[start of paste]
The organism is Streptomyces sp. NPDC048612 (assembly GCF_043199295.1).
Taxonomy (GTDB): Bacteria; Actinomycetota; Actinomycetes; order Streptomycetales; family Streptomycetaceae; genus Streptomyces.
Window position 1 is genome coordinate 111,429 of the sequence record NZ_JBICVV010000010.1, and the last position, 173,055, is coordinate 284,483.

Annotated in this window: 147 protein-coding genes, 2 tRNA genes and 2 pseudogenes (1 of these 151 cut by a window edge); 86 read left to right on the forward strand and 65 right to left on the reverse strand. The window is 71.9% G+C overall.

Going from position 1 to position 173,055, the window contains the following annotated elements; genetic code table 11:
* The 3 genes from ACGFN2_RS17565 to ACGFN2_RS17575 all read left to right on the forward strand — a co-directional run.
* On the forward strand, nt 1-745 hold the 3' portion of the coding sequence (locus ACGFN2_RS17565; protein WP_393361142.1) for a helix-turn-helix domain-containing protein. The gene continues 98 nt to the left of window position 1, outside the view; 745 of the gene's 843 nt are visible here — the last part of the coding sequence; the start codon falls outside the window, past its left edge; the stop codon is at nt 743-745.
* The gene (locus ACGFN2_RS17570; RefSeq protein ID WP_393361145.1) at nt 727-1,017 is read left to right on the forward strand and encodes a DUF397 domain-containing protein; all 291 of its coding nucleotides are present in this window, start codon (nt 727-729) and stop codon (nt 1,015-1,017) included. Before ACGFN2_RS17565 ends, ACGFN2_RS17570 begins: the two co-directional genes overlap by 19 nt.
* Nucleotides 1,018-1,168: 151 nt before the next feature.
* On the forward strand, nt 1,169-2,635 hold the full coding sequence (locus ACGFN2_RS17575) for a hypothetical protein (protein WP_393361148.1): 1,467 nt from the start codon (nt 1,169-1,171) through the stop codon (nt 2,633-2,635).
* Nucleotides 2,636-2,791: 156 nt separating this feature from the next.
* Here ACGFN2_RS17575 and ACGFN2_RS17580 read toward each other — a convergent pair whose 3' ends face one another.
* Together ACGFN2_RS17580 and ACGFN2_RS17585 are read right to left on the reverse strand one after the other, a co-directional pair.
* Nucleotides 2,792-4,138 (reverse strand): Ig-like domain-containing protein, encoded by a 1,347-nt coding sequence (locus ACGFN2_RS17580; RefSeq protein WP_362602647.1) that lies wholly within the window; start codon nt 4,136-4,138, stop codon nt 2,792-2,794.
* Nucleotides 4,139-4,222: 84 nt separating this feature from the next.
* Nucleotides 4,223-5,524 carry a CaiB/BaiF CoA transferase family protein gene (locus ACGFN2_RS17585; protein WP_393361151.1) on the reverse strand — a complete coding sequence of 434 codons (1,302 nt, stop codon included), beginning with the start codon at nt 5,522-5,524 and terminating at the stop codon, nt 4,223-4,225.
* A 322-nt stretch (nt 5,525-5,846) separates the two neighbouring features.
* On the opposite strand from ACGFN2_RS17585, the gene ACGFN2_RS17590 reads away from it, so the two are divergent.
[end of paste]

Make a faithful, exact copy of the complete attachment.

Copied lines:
The organism is Streptomyces sp. NPDC048612 (assembly GCF_043199295.1).
Taxonomy (GTDB): Bacteria; Actinomycetota; Actinomycetes; order Streptomycetales; family Streptomycetaceae; genus Streptomyces.
Window position 1 is genome coordinate 111,429 of the sequence record NZ_JBICVV010000010.1, and the last position, 173,055, is coordinate 284,483.

Annotated in this window: 147 protein-coding genes, 2 tRNA genes and 2 pseudogenes (1 of these 151 cut by a window edge); 86 read left to right on the forward strand and 65 right to left on the reverse strand. The window is 71.9% G+C overall.

Going from position 1 to position 173,055, the window contains the following annotated elements; genetic code table 11:
* The 3 genes from ACGFN2_RS17565 to ACGFN2_RS17575 all read left to right on the forward strand — a co-directional run.
* On the forward strand, nt 1-745 hold the 3' portion of the coding sequence (locus ACGFN2_RS17565; protein WP_393361142.1) for a helix-turn-helix domain-containing protein. The gene continues 98 nt to the left of window position 1, outside the view; 745 of the gene's 843 nt are visible here — the last part of the coding sequence; the start codon falls outside the window, past its left edge; the stop codon is at nt 743-745.
* The gene (locus ACGFN2_RS17570; RefSeq protein ID WP_393361145.1) at nt 727-1,017 is read left to right on the forward strand and encodes a DUF397 domain-containing protein; all 291 of its coding nucleotides are present in this window, start codon (nt 727-729) and stop codon (nt 1,015-1,017) included. Before ACGFN2_RS17565 ends, ACGFN2_RS17570 begins: the two co-directional genes overlap by 19 nt.
* Nucleotides 1,018-1,168: 151 nt before the next feature.
* On the forward strand, nt 1,169-2,635 hold the full coding sequence (locus ACGFN2_RS17575) for a hypothetical protein (protein WP_393361148.1): 1,467 nt from the start codon (nt 1,169-1,171) through the stop codon (nt 2,633-2,635).
* Nucleotides 2,636-2,791: 156 nt separating this feature from the next.
* Here ACGFN2_RS17575 and ACGFN2_RS17580 read toward each other — a convergent pair whose 3' ends face one another.
* Together ACGFN2_RS17580 and ACGFN2_RS17585 are read right to left on the reverse strand one after the other, a co-directional pair.
* Nucleotides 2,792-4,138 (reverse strand): Ig-like domain-containing protein, encoded by a 1,347-nt coding sequence (locus ACGFN2_RS17580; RefSeq protein WP_362602647.1) that lies wholly within the window; start codon nt 4,136-4,138, stop codon nt 2,792-2,794.
* Nucleotides 4,139-4,222: 84 nt separating this feature from the next.
* Nucleotides 4,223-5,524 carry a CaiB/BaiF CoA transferase family protein gene (locus ACGFN2_RS17585; protein WP_393361151.1) on the reverse strand — a complete coding sequence of 434 codons (1,302 nt, stop codon included), beginning with the start codon at nt 5,522-5,524 and terminating at the stop codon, nt 4,223-4,225.
* A 322-nt stretch (nt 5,525-5,846) separates the two neighbouring features.
* On the opposite strand from ACGFN2_RS17585, the gene ACGFN2_RS17590 reads away from it, so the two are divergent.